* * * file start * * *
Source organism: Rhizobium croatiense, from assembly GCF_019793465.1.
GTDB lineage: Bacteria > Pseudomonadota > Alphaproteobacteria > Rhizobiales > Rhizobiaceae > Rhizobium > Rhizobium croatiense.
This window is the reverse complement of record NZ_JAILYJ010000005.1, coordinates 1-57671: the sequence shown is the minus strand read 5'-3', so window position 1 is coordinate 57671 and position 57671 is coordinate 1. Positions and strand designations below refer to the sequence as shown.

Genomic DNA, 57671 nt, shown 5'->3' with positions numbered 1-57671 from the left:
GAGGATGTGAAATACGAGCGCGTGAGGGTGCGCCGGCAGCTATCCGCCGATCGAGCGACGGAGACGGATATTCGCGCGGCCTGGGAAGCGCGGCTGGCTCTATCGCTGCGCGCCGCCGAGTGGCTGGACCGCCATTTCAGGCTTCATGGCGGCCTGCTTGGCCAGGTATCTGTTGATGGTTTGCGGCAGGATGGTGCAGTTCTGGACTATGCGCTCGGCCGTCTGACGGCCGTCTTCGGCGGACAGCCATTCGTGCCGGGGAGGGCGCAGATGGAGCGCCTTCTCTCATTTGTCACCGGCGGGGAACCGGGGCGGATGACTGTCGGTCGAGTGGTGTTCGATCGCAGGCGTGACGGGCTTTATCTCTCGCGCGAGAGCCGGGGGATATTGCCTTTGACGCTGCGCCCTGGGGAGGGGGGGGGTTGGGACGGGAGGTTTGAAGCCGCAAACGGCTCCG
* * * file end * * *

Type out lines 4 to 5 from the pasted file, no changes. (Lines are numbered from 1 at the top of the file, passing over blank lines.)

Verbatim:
Genomic DNA, 57671 nt, shown 5'->3' with positions numbered 1-57671 from the left:
GAGGATGTGAAATACGAGCGCGTGAGGGTGCGCCGGCAGCTATCCGCCGATCGAGCGACGGAGACGGATATTCGCGCGGCCTGGGAAGCGCGGCTGGCTCTATCGCTGCGCGCCGCCGAGTGGCTGGACCGCCATTTCAGGCTTCATGGCGGCCTGCTTGGCCAGGTATCTGTTGATGGTTTGCGGCAGGATGGTGCAGTTCTGGACTATGCGCTCGGCCGTCTGACGGCCGTCTTCGGCGGACAGCCATTCGTGCCGGGGAGGGCGCAGATGGAGCGCCTTCTCTCATTTGTCACCGGCGGGGAACCGGGGCGGATGACTGTCGGTCGAGTGGTGTTCGATCGCAGGCGTGACGGGCTTTATCTCTCGCGCGAGAGCCGGGGGATATTGCCTTTGACGCTGCGCCCTGGGGAGGGGGGGGGTTGGGACGGGAGGTTTGAAGCCGCAAACGGCTCCG